Saturday, March 5, 2016

What Are You Reading? February 2016 Edition

February total: 17
Year to date: 34

Interesting Times (Discworld, #17; Rincewind #5)           Pratchett, Terry
Code Name Verity (Code Name Verity, #1)       Wein, Elizabeth

Symphony for the City of the Dead: Dmitri Shostakovich and the Siege of Leningrad     Anderson, M.T.
Very Good Lives: The Fringe Benefits of Failure and the Importance of Imagination    Rowling, J.K.

Selfish Reasons to Have More Kids: Why Being a Great Parent is Less Work and More Fun Than You Think Caplan, Bryan

All Star  Lonergan, Jesse
Ravages (Orbital #4)   Runberg, Sylvain
Level Up           Yang, Gene Luen
Justice (Orbital #5)       Runberg, Sylvain
Rutabaga the Adventure Chef: Book 1   Colossal, Eric
Binky Takes Charge     Spires, Ashley

Picture Books
Uncles and Antlers       Wheeler, Lisa
Verdi Cannon, Janell
The End             LaRochelle, David
Junior Thunder Lord   Yep, Laurence
I Don't Want to Go To School! Blake, Stephanie
A Street Called Home   Robinson, Aminah Brenda Lyn

"Symphony for the City of the Dead" is a fascinating look at some truly dystopian history.  One part biography of Shostakovich, one part history of Leningrad through Stalin's purges and the Nazi invasion, the book looks closely at the power and limitations of art when facing down the worst in human nature.  Whether discussing how Shostakovitch carefully hid his opposition to Stalin, or examining the survival of Leningrad's library and the heroic efforts of its symphony orchestra during the darkest days of the seige, this is a powerful and gripping book.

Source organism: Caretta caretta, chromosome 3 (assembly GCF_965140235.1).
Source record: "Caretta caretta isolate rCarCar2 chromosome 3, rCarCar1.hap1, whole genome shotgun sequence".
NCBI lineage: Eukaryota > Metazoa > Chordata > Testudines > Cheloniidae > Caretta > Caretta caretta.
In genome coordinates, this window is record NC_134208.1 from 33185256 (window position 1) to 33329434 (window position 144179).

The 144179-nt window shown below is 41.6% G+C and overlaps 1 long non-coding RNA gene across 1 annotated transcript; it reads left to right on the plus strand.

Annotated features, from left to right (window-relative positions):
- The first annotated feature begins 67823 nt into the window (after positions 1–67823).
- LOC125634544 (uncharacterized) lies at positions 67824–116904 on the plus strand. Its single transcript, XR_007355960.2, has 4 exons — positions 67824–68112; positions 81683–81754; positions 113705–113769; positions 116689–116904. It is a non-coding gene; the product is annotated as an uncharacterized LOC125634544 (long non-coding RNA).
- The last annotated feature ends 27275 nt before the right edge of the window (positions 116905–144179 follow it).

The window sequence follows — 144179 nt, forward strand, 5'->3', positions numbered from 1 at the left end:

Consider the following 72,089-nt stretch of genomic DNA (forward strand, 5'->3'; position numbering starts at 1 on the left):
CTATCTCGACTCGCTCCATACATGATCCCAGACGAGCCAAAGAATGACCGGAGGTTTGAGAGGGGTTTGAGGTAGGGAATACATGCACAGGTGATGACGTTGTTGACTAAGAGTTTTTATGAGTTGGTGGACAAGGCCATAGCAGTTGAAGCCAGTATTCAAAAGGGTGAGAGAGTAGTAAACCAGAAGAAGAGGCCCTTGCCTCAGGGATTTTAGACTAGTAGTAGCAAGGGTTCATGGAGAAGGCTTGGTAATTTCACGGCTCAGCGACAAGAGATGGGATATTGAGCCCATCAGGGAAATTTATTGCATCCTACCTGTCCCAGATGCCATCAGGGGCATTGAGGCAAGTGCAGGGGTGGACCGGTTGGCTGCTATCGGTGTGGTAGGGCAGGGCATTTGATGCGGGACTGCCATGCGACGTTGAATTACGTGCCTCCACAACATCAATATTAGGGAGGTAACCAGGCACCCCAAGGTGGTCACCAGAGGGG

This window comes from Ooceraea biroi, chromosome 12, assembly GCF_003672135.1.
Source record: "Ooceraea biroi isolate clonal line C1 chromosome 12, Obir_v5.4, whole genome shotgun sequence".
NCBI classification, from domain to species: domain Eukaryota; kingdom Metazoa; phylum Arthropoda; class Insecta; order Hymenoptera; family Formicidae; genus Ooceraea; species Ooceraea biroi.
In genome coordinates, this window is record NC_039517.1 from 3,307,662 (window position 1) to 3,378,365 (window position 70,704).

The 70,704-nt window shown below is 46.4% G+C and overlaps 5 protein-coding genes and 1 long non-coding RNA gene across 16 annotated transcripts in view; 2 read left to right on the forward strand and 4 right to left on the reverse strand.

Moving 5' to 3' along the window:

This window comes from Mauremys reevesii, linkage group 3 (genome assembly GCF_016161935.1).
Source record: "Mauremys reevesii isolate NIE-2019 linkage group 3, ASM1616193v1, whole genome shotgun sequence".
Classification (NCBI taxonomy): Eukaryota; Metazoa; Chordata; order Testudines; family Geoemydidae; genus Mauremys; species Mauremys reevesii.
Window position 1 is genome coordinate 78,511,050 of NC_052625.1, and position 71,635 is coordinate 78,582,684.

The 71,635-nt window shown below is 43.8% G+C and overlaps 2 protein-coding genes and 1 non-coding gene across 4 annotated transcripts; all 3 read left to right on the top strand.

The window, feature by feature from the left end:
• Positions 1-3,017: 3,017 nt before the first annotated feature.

I grew up in Columbus, Ohio, and trips to the Columbus Museum of Art and the central branch of the Columbus Metropolitan Library both meant standing in awe in  front of Aminah Robinson's massive works of textile art.  Her fabrics evoked the history of the city and people as powerfully as any medieval tapestry.  So I was delighted to find "A Street Called Home" at my local library.  It is an accordion fold-out of one of Robinson's tapestries, and it was wonderful to peruse at home.

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